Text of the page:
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Research Article
Life Sciences

Impact of application of insecticide quercetin/azadirachtin and chlorpyrifos on earthworm activities in experimental soils in Uttar Pradesh India

Pradeep Kumar1, Tunira Bhadauria2, Jagadish Mishra1


Intensive agriculture is practiced in Uttar Pradesh and wide varieties of insecticides are used on cropland. Insecticides pose serious threats to the natural ecosystem and non-target (earthworms) animals. Therefore, in the present study earthworms (Eutyphoeus orientalis) were used to assess if the insecticide (quercetin/azadirachtin) application is conducive to their survivability, reproductive behavior, and casting activity, and this was compared to the ecotoxicological effect of chlorpyrifos (organophosphate (OP) pesticide) and to the control untreated soils. For determination of earthworm’s toxicity test forty five earthen pots were used and endemic earthworm E. orientalis, were exposed to varying concentrations (9.3, 7.1 and 4.7 ml kg-1 of soil) of insecticide (quercetin/azadirachtin) and to (3.2, 2.6 and 1.6 ml kg-1 of soil) chlorpyrifos concentrations. The study carried over a period of 42 days showed that E. orientalis in insecticide (quercetin/azadirachtin) treated soil was positively impacted and showed higher survivability rate and biomass, higher fecundity and hatching pattern and increased casting activity and improved C:N ratio, whereas the chlorpyrifos spiked soils were more toxic to the earthworms as measured through their higher mortality rate, reduced reproductive potential, and lower cast production. Therefore, from this study it can be concluded that quercetin/azadirachtin insecticide can be a safe and efficient insecticide which improved the activity of E. orientalis and is non toxic to it, and also is environmentally less harmful as it is easily biodegradable.

Keywordsneem, organophosphate, native earthworms, Eutyphoeus orientalis, survivability, reproduction test, cast, carbon, nitrogen, C:N ratio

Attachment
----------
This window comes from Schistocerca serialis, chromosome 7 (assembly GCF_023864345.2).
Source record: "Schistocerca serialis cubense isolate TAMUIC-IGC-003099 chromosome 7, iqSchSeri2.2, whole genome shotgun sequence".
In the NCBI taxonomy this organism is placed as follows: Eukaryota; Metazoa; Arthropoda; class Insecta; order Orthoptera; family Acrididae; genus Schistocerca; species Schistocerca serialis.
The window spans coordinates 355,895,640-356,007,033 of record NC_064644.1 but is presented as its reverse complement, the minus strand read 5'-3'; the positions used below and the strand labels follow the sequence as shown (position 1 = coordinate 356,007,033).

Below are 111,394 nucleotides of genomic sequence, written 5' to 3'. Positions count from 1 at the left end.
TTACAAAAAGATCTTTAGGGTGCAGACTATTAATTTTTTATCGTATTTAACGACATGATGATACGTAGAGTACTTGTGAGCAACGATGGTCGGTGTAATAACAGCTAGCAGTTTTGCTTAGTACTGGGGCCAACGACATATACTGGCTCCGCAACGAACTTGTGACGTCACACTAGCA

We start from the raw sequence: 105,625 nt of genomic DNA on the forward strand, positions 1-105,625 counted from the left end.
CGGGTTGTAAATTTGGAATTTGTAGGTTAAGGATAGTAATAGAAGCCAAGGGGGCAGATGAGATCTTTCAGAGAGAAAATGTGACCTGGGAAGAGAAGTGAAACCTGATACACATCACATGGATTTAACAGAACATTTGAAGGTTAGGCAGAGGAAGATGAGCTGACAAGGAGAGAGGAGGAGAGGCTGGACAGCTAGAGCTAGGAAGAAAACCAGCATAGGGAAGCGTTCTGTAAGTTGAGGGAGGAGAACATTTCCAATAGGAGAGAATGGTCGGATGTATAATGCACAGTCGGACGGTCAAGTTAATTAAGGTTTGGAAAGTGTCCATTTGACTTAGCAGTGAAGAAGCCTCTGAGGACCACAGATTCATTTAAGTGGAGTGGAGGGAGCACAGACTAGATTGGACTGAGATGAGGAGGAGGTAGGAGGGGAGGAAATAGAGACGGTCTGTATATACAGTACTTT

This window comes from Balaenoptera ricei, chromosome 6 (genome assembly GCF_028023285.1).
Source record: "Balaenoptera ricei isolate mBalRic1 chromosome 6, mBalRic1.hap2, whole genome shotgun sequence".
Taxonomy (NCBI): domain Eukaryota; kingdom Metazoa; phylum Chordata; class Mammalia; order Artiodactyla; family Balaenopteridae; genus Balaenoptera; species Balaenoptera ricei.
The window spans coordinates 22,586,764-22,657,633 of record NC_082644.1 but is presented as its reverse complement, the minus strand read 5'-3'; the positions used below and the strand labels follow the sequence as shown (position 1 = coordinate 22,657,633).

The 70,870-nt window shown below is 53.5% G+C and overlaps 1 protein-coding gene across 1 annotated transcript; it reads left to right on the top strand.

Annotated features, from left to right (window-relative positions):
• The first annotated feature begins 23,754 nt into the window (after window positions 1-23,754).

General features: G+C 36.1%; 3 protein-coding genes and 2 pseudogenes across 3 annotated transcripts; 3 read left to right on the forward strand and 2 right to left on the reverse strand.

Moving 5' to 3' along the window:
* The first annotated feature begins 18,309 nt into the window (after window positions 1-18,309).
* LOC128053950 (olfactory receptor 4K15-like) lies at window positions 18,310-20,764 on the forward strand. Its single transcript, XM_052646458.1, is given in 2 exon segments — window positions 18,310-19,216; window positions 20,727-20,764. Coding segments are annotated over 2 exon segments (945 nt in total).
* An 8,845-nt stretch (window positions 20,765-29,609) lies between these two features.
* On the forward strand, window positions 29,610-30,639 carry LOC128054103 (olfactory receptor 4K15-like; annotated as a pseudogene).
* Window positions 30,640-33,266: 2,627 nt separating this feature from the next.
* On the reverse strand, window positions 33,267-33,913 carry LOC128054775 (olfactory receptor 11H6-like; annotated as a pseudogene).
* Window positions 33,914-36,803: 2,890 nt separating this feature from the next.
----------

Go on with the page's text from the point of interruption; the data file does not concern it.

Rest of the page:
Author and Article Information

1 Department of Zoology, MD PG College, India
2 Department of Zoology, Feroze Gandhi College, India

RecievedOct 16 2014 Accepted Jan 9 2015 Published Feb 12 2015

CitationKumar P, Bhadauria T, Mishra J (2015) Impact of application of insecticide quercetin/azadirachtin and chlorpyrifos on earthworm activities in experimental soils in Uttar Pradesh India. Science Postprint 1(2): e00044. doi:10.14340/spp.2015.02A0001.

Copyright ©2014 The Authors. Science Postprint published by General Healthcare Inc. This is an open access article under the terms of the Creative Commons Attribution-NonCommercial-NoDerivs 2.1 Japan (CC BY-NC-ND 2.1 JP) License, which permits use and distribution in any medium, provided the original work is properly cited, the use is non-commercial and no modifications or adaptations are made.

Funding Pradeep Kumar was financially supported by the University Grants Commission (UGC), New Delhi under the scheme Rajiv Gandhi National Fellowship for the promotion of higher education for Schedule cast/Schedule tribe candidates as a Junior Research Fellow at Dr. RML University Faizabad. The financial support is duly acknowledged.

Competing interest No relevant competing interest weather financial, professional, or personal were disclosed between the authors and with any other parties involved.

Ethics statement No human participants were involved in our experiments, and all studies involving earthworms were conducted according to national and international guidelines for carrying out our research work.
Corresponding authorTunira Bhadauria

Address Feroze Gandhi College Rae Bareli- 229 001, UP, India

E-mail tunira@gmail.com

Peer reviewers Andressa Cristhy Buch1 and Reviewer B
1. Affiliation: University Federal Fluminense


Soil is a dynamic and complex system functioning as habitat for microorganisms, plants, animals and humans 1. Nowadays, insecticides are being used extensively in the control of crop pests, therefore production and consumption of insecticides has greatly increased in recent years, but synthetic insecticides have also caused unprecedented ecological damage, soil and also induced serious health hazard among workers during manufacture, formulation and field application 2. Chlorpyrifos is an organophosphate insecticide, which is acetylcholinesterase (AChE) enzyme inhibitor and is thus directly toxic to the nervous system of organism 3. In order to mitigate the problem arising out of the indiscriminate use of chemical insecticides, biological insecticides derived from the plants can be utilized as alternative control measures 4. These natural insecticides are renewable and preparations as well as application of botanicals by the farmers and the use of plant derivatives for pest control were a common practice in the tropics before the advent of synthetic insecticides 5.